But why the overly indulgent and long anecdote about a thief clown? you ask.
Well I guess this is the closest thing to the circus spectacle I have come to since, with a heavy emphasis on ‘closest’ – for this was contemporary and a million miles away from clowns and strongmen.
In a double bill between Ockham’s Razor and Contact , myself and fellow audience members were treated to a wonderful evening of dance, meets acrobatics, meets aerial performance with a stunning soundtrack to match.
Contact’s home on Oxford Road is currently undergoing building transformation and so its 2018 season is on a Manchester-centric tour of surprising and amazing venues. I was both surprised and amazed at last night’s location of Upper Campfield Market Hall, Deansgate, as previous to this, it was known to me as ‘that bit near Dimitris – there’s a gate’.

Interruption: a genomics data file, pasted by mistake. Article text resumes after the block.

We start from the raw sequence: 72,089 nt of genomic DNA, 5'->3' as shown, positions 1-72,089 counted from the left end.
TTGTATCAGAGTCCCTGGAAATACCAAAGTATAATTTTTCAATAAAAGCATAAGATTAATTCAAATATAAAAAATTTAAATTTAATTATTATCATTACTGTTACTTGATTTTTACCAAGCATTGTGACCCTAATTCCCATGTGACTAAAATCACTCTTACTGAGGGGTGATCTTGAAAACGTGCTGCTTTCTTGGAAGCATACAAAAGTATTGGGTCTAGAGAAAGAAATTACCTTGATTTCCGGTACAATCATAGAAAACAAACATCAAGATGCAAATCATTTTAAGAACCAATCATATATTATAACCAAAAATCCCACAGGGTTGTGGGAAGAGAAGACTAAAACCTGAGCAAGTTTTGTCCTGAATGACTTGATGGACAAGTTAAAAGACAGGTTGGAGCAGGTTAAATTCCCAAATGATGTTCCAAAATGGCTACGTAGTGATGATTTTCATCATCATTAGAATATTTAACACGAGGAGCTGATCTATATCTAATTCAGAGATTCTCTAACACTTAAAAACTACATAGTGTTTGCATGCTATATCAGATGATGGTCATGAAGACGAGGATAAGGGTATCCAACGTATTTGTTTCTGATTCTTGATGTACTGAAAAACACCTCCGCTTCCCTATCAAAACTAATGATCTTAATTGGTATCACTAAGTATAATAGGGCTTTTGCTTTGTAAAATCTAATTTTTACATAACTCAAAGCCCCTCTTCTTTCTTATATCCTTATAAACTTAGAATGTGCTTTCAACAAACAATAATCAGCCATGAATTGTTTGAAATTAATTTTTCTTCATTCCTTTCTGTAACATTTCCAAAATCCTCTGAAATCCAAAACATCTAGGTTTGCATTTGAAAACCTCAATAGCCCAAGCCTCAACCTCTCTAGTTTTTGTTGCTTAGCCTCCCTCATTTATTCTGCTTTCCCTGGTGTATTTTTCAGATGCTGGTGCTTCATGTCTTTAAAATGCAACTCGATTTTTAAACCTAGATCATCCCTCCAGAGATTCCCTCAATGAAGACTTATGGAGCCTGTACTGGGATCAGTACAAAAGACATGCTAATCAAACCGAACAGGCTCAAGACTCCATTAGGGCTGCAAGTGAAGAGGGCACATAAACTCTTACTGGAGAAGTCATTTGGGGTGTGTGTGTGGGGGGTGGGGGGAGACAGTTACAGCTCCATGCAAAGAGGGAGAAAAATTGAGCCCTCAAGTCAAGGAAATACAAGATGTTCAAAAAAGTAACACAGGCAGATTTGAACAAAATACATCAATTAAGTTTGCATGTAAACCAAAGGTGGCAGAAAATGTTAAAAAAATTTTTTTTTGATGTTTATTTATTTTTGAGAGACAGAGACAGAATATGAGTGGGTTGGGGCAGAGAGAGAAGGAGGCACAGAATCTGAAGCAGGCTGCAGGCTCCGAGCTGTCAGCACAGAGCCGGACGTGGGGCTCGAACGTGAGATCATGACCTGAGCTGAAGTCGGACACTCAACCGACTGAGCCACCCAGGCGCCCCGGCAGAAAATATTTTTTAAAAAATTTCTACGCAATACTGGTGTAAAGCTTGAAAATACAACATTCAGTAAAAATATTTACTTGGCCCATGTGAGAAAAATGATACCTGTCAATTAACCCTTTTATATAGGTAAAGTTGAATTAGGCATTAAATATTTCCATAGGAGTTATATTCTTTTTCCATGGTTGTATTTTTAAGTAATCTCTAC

To the point where you could even see daylight through its…well not thatched but ‘something’ roof, it was a brilliant urban setting and one which made me declare (quietly)…
All things should be set in market halls forever
I live in Altrincham. It’s ingrained.
Beginning with Switch, this performance from Contact, was indeed developed with Ockham’s Razor, and featured young people from North Manchester. Both visually and symphonically, the performance with movement drawn from circus, dance and object manipulation, was hypnotic – not least the rhythmic sounds produced by the sticks held, twisted, turned, swung, brandished, swivelled, balanced, carried and…well, mastered.
It’s unbelievably difficult to try and describe, sum up, review artistic performance such as this as visuals, opinion, interpretation and indeed subjectivity are key. Indeed we’re told in the accompanying notes that the performance – sometimes as a unit, sometimes in battle, sometimes in unison, sometimes picking out its victim amongst the group, was to symbolise and reflect community, inclusion and integration.